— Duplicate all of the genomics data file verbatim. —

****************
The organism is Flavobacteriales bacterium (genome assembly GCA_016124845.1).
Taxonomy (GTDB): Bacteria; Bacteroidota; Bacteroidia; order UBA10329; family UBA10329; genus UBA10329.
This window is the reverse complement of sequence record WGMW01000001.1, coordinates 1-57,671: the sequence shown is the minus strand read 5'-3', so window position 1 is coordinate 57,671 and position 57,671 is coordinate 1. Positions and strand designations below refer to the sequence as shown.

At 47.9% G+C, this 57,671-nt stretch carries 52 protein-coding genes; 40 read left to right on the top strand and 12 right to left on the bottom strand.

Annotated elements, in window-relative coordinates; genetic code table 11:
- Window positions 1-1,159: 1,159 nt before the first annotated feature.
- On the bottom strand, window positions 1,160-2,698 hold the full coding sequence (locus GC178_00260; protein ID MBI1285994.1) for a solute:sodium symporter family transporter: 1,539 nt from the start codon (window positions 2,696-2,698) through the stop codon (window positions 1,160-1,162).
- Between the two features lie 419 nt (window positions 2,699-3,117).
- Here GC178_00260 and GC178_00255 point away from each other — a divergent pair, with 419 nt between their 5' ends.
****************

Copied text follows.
The organism is Flavobacteriales bacterium (genome assembly GCA_016124845.1).
Taxonomy (GTDB): Bacteria; Bacteroidota; Bacteroidia; order UBA10329; family UBA10329; genus UBA10329.
This window is the reverse complement of sequence record WGMW01000001.1, coordinates 1-57,671: the sequence shown is the minus strand read 5'-3', so window position 1 is coordinate 57,671 and position 57,671 is coordinate 1. Positions and strand designations below refer to the sequence as shown.

At 47.9% G+C, this 57,671-nt stretch carries 52 protein-coding genes; 40 read left to right on the top strand and 12 right to left on the bottom strand.

Annotated elements, in window-relative coordinates; genetic code table 11:
- Window positions 1-1,159: 1,159 nt before the first annotated feature.
- On the bottom strand, window positions 1,160-2,698 hold the full coding sequence (locus GC178_00260; protein ID MBI1285994.1) for a solute:sodium symporter family transporter: 1,539 nt from the start codon (window positions 2,696-2,698) through the stop codon (window positions 1,160-1,162).
- Between the two features lie 419 nt (window positions 2,699-3,117).
- Here GC178_00260 and GC178_00255 point away from each other — a divergent pair, with 419 nt between their 5' ends.